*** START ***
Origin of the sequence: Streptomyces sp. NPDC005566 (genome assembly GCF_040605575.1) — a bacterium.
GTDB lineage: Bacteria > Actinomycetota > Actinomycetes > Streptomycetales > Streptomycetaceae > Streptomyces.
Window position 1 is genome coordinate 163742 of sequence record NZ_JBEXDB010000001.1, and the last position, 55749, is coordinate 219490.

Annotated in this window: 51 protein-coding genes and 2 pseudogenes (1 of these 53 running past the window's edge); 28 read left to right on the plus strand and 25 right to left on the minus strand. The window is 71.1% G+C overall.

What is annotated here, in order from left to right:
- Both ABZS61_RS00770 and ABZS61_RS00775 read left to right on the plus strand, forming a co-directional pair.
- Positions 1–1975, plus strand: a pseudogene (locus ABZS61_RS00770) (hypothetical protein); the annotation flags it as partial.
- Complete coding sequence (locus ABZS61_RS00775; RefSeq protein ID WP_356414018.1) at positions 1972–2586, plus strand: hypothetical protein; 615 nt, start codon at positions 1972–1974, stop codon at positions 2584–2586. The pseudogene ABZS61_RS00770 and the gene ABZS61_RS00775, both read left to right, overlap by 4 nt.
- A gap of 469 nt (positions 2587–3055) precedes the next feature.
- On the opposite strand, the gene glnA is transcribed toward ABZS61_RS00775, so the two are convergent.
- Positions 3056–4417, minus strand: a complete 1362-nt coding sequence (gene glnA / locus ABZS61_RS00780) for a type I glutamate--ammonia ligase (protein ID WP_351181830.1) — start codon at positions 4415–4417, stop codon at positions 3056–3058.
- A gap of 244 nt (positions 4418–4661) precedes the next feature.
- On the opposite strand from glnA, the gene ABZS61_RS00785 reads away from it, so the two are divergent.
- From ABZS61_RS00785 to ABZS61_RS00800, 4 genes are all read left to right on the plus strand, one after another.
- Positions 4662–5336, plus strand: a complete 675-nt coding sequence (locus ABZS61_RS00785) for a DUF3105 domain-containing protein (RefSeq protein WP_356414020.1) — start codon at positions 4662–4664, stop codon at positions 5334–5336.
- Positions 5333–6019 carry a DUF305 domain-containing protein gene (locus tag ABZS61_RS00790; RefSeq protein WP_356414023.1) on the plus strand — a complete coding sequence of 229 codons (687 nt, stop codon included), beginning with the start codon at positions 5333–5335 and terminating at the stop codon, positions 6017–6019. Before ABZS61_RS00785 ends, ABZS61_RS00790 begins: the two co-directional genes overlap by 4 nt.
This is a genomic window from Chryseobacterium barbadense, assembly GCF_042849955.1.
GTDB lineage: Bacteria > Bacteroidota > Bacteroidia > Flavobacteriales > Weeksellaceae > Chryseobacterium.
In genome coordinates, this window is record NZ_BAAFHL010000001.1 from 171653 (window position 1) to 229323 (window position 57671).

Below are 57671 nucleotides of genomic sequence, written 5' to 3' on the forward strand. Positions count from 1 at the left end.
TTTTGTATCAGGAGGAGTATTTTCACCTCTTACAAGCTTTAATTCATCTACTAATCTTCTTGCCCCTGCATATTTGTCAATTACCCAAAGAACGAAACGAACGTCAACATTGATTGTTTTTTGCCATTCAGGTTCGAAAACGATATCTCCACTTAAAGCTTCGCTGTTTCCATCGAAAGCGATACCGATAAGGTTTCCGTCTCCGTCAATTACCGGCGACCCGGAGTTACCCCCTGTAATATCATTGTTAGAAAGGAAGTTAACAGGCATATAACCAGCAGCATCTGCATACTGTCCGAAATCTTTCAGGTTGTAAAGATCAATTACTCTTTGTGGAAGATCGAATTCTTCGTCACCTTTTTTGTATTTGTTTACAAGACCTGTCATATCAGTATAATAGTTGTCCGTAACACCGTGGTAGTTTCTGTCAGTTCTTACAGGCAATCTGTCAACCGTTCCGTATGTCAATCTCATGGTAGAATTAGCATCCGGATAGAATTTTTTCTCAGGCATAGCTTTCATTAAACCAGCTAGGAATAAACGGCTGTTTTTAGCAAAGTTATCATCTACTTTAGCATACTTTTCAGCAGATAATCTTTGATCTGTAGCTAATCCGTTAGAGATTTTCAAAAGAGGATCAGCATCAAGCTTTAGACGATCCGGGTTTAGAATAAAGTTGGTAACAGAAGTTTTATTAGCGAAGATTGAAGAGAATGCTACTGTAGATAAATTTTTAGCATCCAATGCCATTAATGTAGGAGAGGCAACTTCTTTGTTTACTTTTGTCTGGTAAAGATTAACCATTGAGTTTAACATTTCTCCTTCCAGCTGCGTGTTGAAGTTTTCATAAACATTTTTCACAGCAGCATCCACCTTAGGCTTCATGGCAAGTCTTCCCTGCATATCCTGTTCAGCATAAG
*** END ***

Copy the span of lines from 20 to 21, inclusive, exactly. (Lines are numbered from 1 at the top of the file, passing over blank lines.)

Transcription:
Below are 57671 nucleotides of genomic sequence, written 5' to 3' on the forward strand. Positions count from 1 at the left end.
TTTTGTATCAGGAGGAGTATTTTCACCTCTTACAAGCTTTAATTCATCTACTAATCTTCTTGCCCCTGCATATTTGTCAATTACCCAAAGAACGAAACGAACGTCAACATTGATTGTTTTTTGCCATTCAGGTTCGAAAACGATATCTCCACTTAAAGCTTCGCTGTTTCCATCGAAAGCGATACCGATAAGGTTTCCGTCTCCGTCAATTACCGGCGACCCGGAGTTACCCCCTGTAATATCATTGTTAGAAAGGAAGTTAACAGGCATATAACCAGCAGCATCTGCATACTGTCCGAAATCTTTCAGGTTGTAAAGATCAATTACTCTTTGTGGAAGATCGAATTCTTCGTCACCTTTTTTGTATTTGTTTACAAGACCTGTCATATCAGTATAATAGTTGTCCGTAACACCGTGGTAGTTTCTGTCAGTTCTTACAGGCAATCTGTCAACCGTTCCGTATGTCAATCTCATGGTAGAATTAGCATCCGGATAGAATTTTTTCTCAGGCATAGCTTTCATTAAACCAGCTAGGAATAAACGGCTGTTTTTAGCAAAGTTATCATCTACTTTAGCATACTTTTCAGCAGATAATCTTTGATCTGTAGCTAATCCGTTAGAGATTTTCAAAAGAGGATCAGCATCAAGCTTTAGACGATCCGGGTTTAGAATAAAGTTGGTAACAGAAGTTTTATTAGCGAAGATTGAAGAGAATGCTACTGTAGATAAATTTTTAGCATCCAATGCCATTAATGTAGGAGAGGCAACTTCTTTGTTTACTTTTGTCTGGTAAAGATTAACCATTGAGTTTAACATTTCTCCTTCCAGCTGCGTGTTGAAGTTTTCATAAACATTTTTCACAGCAGCATCCACCTTAGGCTTCATGGCAAGTCTTCCCTGCATATCCTGTTCAGCATAAG